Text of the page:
2nd Year Design Studio

In September of 1999, Lucy Hernandez will be in the second year of an architecture program at Stanford University. Stanford had responded to emerging technologies by making the use of basic TABLET machines a requirement for all students and had installed the microwave and fiber optic networks to support it. Lucy’s first purchase upon entering the University was a TABLET which replace the bulky PC she had used through high school. It came with a high density disk containing all the reference material and software she would use in her major. Much of her first year in the architecture program was spent learning to master TABLET’s fundamental design, graphics and related visual capabilities, including the determination and setting of her own visual preferences for a variety of problem solving and illustrative formats. Other TABLET capabilities such as text processing, bibliographic searches, and running general purpose simulations were investigated in the General Education Core courses which the University requires of all students.

Yesterday Lucy’s class began a project in the design of a new central fire station for a nearby city. During the class session, the program along with pertinent supplemental information was downloaded directly into Lucy’s TABLET via a fiber optic link to the university main¬frame. As a aid to visualizing the project requirements, and at her instructor’s suggestion, she had TABLET provide a graphic program, converting the required square footages first into color coded squares of the proper areas, then into rectangular configurations responding to various proportional restrictions, and then into isometric 3-D blocks first of consistent shapes and then of consistent height. By playing with the variables in each of these arrangements she began to develop a sense of possible abstract relationships implied by the program.

Next, Lucy consulted the supplemental information on building types provided with the program for examples of similar sized fire stations. When none of them seemed to be appropriate to her own project Lucy asked Tablet to suggest possible plan arrangements based on generic plan typologies contained within its memory. She selected one promising suggestion and moved it to a corner of her screen for reference using the familiar point and grab technique. Then she began to move the shapes of her graphic program about on her screen assembling them into a similar plan arrangement that seemed to be both interesting and efficient given her site. Where necessary, TABLET allowed her to proportionately reshape and rotate the given squares in order to fit them more compactly into her emerging plan. Having sorted the shapes initially according to a scale of public-private use the computer would call her attention to any apparent conflicts of the two through an on-screen prompt which encouraged her to resolve the problem before proceeding on. Working for several hours she had arrived at what seemed to be a reasonable schematic plan, selected from among the dozen or so alternatives she had explored.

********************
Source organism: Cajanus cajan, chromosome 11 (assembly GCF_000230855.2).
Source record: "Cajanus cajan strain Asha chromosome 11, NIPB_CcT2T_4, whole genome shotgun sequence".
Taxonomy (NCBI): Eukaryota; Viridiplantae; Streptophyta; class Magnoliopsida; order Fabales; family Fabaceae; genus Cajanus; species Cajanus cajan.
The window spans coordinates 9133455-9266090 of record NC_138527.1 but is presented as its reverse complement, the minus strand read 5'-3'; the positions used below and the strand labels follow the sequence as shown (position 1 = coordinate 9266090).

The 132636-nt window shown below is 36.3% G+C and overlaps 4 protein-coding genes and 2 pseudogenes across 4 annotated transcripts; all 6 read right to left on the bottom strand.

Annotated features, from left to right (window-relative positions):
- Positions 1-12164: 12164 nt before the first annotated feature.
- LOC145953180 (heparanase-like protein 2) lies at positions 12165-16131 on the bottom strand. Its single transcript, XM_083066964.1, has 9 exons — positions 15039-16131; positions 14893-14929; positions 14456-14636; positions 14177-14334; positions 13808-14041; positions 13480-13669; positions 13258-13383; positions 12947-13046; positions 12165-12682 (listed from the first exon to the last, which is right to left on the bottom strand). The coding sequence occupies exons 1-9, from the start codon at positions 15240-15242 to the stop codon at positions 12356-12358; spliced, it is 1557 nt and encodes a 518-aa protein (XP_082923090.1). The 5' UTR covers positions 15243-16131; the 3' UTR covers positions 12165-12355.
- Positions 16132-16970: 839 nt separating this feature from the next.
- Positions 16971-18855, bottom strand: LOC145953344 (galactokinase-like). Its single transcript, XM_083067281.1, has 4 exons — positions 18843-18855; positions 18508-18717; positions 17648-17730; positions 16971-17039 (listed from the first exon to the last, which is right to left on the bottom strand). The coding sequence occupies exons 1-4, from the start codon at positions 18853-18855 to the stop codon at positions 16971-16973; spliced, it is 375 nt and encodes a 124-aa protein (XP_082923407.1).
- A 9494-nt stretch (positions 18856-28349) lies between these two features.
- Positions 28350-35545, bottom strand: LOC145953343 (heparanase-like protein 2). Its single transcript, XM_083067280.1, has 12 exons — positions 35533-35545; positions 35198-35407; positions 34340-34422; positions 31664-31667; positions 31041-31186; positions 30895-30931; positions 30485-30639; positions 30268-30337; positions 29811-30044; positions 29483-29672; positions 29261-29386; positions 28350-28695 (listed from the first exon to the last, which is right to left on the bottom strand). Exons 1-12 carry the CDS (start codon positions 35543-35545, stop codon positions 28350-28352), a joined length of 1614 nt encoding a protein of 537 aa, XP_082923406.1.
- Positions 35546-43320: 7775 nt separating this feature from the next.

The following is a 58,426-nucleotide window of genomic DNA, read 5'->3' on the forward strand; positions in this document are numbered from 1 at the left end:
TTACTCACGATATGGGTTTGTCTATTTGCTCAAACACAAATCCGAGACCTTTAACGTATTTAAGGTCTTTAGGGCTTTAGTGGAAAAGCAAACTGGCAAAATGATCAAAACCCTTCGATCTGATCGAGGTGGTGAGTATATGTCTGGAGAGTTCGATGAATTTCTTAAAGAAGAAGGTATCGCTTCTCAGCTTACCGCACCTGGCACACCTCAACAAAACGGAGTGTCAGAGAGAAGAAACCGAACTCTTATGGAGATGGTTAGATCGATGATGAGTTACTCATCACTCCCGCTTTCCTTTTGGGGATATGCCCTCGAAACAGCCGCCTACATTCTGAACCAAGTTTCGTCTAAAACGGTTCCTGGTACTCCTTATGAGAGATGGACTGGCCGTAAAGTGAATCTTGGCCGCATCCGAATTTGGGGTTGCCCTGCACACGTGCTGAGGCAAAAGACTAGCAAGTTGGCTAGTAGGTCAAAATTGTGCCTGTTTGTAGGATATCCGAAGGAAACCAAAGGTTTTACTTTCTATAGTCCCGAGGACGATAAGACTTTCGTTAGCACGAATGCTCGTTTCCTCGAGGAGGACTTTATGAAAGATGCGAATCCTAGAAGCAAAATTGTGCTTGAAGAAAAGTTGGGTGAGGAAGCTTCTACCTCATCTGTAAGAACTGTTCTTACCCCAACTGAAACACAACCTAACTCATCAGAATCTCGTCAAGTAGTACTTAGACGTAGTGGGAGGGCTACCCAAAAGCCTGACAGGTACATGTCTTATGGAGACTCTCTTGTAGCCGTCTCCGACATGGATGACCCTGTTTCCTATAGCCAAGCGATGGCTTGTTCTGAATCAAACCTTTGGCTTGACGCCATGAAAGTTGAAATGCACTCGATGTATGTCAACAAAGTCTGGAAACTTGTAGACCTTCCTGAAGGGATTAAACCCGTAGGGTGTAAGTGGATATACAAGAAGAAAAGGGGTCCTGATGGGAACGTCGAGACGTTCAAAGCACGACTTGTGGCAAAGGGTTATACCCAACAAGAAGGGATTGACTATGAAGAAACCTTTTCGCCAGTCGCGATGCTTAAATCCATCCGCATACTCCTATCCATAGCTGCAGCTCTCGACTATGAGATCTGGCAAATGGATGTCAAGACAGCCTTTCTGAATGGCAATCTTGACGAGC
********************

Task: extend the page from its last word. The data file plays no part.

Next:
This morning, over breakfast in the university dining hall, Lucy decides to do some checking. First she simulates the movement of firemen from their dormitory rooms to the fire trucks as if a late night fire call has been made. Watching the fireman symbols move through her plan while the computer’s on screen stop watch times them reveals several flaws in the placement of furniture, doors and corridors. She makes some plan adjustments and runs the simulation again. TABLET notes a 17 second improvement in the response time placing it within an acceptable range according to the fire department data provided with her program. Next she simulates the movement of fire trucks around and through the building, which includes a curved section corresponding to the complicated turning radii of a hook and ladder truck. The simulation makes it clear that she has not provided sufficient room for the largest truck to maneuver. One corner of her plan will need revision. The same software program which enables her to run these simple simulations could run far more complex simulations such as landing and taxiing patterns of aircraft and service vehicles within an airport, or the intersecting movement of materials, machines and workers on an automotive assembly line. Lucy makes a few adjustments in her design to see if improvements in circulation can be achieved, then shifts her attention to the mass of the building. A freehand sketch is recognized by TABLET as an axonometric drawing of a three-dimensional object. While Lucy finishes the last of her coffee it straightens and corrects the sketch, then sets the axonometric mass within a site plan automatically generated from the site information provided with the program

She is about to rotate this mass to study the view from the other side when her concentration is broken by a gentle reminder from TABLET that her Architectural History lecture will begin in 10 minutes. She moves to a more comfortable sofa in the lounge and tunes into the class.

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